1. The signal: it is the fuse that triggers the actual behavior represented by the action. It is well represented by the green light of the traffic light, which you have learned to recognize automatically as input that makes your foot press on the accelerator to start again.
2. Action : it is the act itself. In the example of the traffic light it is the action of accelerating and crossing the intersection.
3. The benefit : it closes the circle of habits and it is gratification, the reward: I resume the journey, I get closer to my goal.
It is important to train yourself to recognize the signals that activate behaviors and to identify the benefits that will support them. By working on these three components you can give a more conscious direction to most of your “automations”.
Gratification is essential for all habits, even for negative ones where it is often illusory, as in the case of smokers who by lighting a cigarette have the perception of relieving stress.
A behavior becomes habit if it is repeated and internalized. To do this, it must be easy to activate: for example, if you decide to read more you have to keep books on the bedside table and maybe close the TV in a piece of furniture. Second, it must be within your reach. Is it realistic to assume that from tomorrow you can devote an hour a day to reading if you’ve never read a book in your life? In addition, it must be engaging, that is, it must be part of your real interests.
Habits that are difficult to eradicate are usually surrounded by hot signals, that is, that allow you to take action immediately. The arrival of a message on the mobile phone is a warm signal, because just slide your finger on the keyboard to read it. Keeping your cell phone on the table while you are having dinner is risky, instead you can weaken the signal by leaving it in your jacket pocket.
You have to start from small things, small habits, small changes. It is useless to propose revolutions that are destined to function in the first two days, but then are not sustainable. Sun Tzu, author of The Art of War, claims that the only battles worth fighting are those where the probability of winning is very high.
For the maintenance of habit it is essential to feel comfortable with what has been introduced, and gradually increase. When you realize that you have pushed too hard, you can even go back, returning to the level where the effort required did not cost excessive effort.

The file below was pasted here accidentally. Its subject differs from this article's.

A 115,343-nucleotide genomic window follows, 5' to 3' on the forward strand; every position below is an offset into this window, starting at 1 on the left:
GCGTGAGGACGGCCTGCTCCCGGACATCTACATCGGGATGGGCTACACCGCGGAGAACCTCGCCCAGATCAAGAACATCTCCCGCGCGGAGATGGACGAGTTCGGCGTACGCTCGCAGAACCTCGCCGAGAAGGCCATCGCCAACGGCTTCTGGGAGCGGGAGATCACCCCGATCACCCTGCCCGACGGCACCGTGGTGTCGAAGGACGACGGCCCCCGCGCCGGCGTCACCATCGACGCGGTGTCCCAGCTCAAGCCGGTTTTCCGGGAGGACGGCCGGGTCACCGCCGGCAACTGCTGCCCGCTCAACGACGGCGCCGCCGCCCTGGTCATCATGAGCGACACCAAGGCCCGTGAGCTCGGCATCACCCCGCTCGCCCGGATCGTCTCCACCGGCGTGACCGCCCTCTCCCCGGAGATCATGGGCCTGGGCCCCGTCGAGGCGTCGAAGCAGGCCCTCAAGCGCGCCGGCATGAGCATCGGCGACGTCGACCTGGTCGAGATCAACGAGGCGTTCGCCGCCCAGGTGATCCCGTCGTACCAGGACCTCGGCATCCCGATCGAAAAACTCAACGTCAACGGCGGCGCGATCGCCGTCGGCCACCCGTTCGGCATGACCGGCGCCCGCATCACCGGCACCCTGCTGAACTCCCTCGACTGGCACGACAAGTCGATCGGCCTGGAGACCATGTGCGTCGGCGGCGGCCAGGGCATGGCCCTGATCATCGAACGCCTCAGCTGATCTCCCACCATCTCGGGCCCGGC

Feedback and measurement of results
According to writer and marketing expert Seth Godin, the best way to change long-term behavior is to get short-term feedback.
In other words, we need to be able to measure our progress as we make it, without having to wait for a sensational result in many months.
One of the most comfortable techniques for keeping track of what we do is that of the calendar and the chain: every time you do the thing you have promised to do, put a cross on the calendar.
The optimal situation is not to skip even one day: your motto must be “zero days zero”. Better to train for 10 minutes, if you don’t have time, than to give up completely. Better to spend 5 minutes reading, than to give up. If you happen to jump, it’s important to have an emergency plan, a “if I jump, then I do” gimmick. For example, if you don’t eat vegetables for lunch like you planned to do, then tonight you’ll have to have dinner with something very healthy.
Close the day on a high note to be ready to start a new one
Creating a shutdown routine , that is, a series of actions to be made routine at the end of the day, will allow our brain and our body to function better. The usual recommendation is to proceed in small steps and constantly check what is happening.
Entering the final part of the day with small rites, if not “celebrations”, is simple and pleasant. You can prepare a herbal tea and sip it in your favorite armchair after stripping, you can sit next to the bed of your sleeping son for a few minutes, you can take a warm bath after a short walk.
Everyone has his perfect ritual, to discover and build, but the suggestion that comes from research published in the Journal of Experimental Psychology is not to be overlooked: according to a group of researchers, the habit of writing, just before going to sleep, the list of things that must be done the next day allows you to fall asleep faster. This routine, in fact, allows our brain to discharge itself, to free itself from the effort of having to keep the information “On”.
Concerns about the tasks to be carried out the following day also diminish, and this naturally combines relaxation and therefore sleep. The researchers argue that the experiment subjects who made detailed lists fell asleep faster than those who made a simple list.